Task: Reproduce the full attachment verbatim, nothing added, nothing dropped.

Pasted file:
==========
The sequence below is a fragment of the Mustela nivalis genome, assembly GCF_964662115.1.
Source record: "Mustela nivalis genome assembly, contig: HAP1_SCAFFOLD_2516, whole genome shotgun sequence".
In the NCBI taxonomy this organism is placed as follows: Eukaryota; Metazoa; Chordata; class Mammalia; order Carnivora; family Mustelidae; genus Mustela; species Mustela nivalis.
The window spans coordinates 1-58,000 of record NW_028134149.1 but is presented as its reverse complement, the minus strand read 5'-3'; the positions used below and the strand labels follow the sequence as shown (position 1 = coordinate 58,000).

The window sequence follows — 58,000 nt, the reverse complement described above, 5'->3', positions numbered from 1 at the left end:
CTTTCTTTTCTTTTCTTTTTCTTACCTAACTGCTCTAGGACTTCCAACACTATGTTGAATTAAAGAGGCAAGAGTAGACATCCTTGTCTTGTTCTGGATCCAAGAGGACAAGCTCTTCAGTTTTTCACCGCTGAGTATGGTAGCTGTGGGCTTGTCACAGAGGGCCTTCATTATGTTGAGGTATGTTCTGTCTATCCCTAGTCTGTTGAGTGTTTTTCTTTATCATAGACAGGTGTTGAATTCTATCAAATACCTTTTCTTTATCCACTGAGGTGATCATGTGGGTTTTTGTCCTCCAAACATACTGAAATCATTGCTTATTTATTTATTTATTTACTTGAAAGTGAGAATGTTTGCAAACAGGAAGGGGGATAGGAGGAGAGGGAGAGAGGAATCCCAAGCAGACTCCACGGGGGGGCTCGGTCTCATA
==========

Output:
The sequence below is a fragment of the Mustela nivalis genome, assembly GCF_964662115.1.
Source record: "Mustela nivalis genome assembly, contig: HAP1_SCAFFOLD_2516, whole genome shotgun sequence".
In the NCBI taxonomy this organism is placed as follows: Eukaryota; Metazoa; Chordata; class Mammalia; order Carnivora; family Mustelidae; genus Mustela; species Mustela nivalis.
The window spans coordinates 1-58,000 of record NW_028134149.1 but is presented as its reverse complement, the minus strand read 5'-3'; the positions used below and the strand labels follow the sequence as shown (position 1 = coordinate 58,000).

The window sequence follows — 58,000 nt, the reverse complement described above, 5'->3', positions numbered from 1 at the left end:
CTTTCTTTTCTTTTCTTTTTCTTACCTAACTGCTCTAGGACTTCCAACACTATGTTGAATTAAAGAGGCAAGAGTAGACATCCTTGTCTTGTTCTGGATCCAAGAGGACAAGCTCTTCAGTTTTTCACCGCTGAGTATGGTAGCTGTGGGCTTGTCACAGAGGGCCTTCATTATGTTGAGGTATGTTCTGTCTATCCCTAGTCTGTTGAGTGTTTTTCTTTATCATAGACAGGTGTTGAATTCTATCAAATACCTTTTCTTTATCCACTGAGGTGATCATGTGGGTTTTTGTCCTCCAAACATACTGAAATCATTGCTTATTTATTTATTTATTTACTTGAAAGTGAGAATGTTTGCAAACAGGAAGGGGGATAGGAGGAGAGGGAGAGAGGAATCCCAAGCAGACTCCACGGGGGGGCTCGGTCTCATA